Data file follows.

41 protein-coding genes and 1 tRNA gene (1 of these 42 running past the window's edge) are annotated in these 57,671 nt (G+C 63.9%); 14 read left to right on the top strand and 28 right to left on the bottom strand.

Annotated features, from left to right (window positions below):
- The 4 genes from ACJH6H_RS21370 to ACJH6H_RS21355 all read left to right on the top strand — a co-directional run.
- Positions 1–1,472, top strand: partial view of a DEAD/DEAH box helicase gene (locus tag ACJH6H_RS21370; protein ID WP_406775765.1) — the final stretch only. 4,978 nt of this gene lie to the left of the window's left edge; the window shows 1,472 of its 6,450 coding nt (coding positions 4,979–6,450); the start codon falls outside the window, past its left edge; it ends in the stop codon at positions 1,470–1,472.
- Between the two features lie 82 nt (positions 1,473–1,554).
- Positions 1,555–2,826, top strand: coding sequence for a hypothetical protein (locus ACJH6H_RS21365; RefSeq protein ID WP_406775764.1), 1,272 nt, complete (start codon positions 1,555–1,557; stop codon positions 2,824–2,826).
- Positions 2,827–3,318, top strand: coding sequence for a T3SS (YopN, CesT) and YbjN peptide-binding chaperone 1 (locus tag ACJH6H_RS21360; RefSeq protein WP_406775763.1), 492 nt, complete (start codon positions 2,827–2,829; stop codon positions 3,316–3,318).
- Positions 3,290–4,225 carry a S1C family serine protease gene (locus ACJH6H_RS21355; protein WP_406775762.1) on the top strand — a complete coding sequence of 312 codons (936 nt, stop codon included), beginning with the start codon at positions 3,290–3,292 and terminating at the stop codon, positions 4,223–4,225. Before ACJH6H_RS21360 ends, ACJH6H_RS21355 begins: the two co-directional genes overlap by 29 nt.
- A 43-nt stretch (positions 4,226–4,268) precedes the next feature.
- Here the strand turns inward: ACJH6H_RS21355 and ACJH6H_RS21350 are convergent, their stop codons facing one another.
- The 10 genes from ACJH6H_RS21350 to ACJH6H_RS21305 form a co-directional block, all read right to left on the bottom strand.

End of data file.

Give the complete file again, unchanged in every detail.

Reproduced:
41 protein-coding genes and 1 tRNA gene (1 of these 42 running past the window's edge) are annotated in these 57,671 nt (G+C 63.9%); 14 read left to right on the top strand and 28 right to left on the bottom strand.

Annotated features, from left to right (window positions below):
- The 4 genes from ACJH6H_RS21370 to ACJH6H_RS21355 all read left to right on the top strand — a co-directional run.
- Positions 1–1,472, top strand: partial view of a DEAD/DEAH box helicase gene (locus tag ACJH6H_RS21370; protein ID WP_406775765.1) — the final stretch only. 4,978 nt of this gene lie to the left of the window's left edge; the window shows 1,472 of its 6,450 coding nt (coding positions 4,979–6,450); the start codon falls outside the window, past its left edge; it ends in the stop codon at positions 1,470–1,472.
- Between the two features lie 82 nt (positions 1,473–1,554).
- Positions 1,555–2,826, top strand: coding sequence for a hypothetical protein (locus ACJH6H_RS21365; RefSeq protein ID WP_406775764.1), 1,272 nt, complete (start codon positions 1,555–1,557; stop codon positions 2,824–2,826).
- Positions 2,827–3,318, top strand: coding sequence for a T3SS (YopN, CesT) and YbjN peptide-binding chaperone 1 (locus tag ACJH6H_RS21360; RefSeq protein WP_406775763.1), 492 nt, complete (start codon positions 2,827–2,829; stop codon positions 3,316–3,318).
- Positions 3,290–4,225 carry a S1C family serine protease gene (locus ACJH6H_RS21355; protein WP_406775762.1) on the top strand — a complete coding sequence of 312 codons (936 nt, stop codon included), beginning with the start codon at positions 3,290–3,292 and terminating at the stop codon, positions 4,223–4,225. Before ACJH6H_RS21360 ends, ACJH6H_RS21355 begins: the two co-directional genes overlap by 29 nt.
- A 43-nt stretch (positions 4,226–4,268) precedes the next feature.
- Here the strand turns inward: ACJH6H_RS21355 and ACJH6H_RS21350 are convergent, their stop codons facing one another.
- The 10 genes from ACJH6H_RS21350 to ACJH6H_RS21305 form a co-directional block, all read right to left on the bottom strand.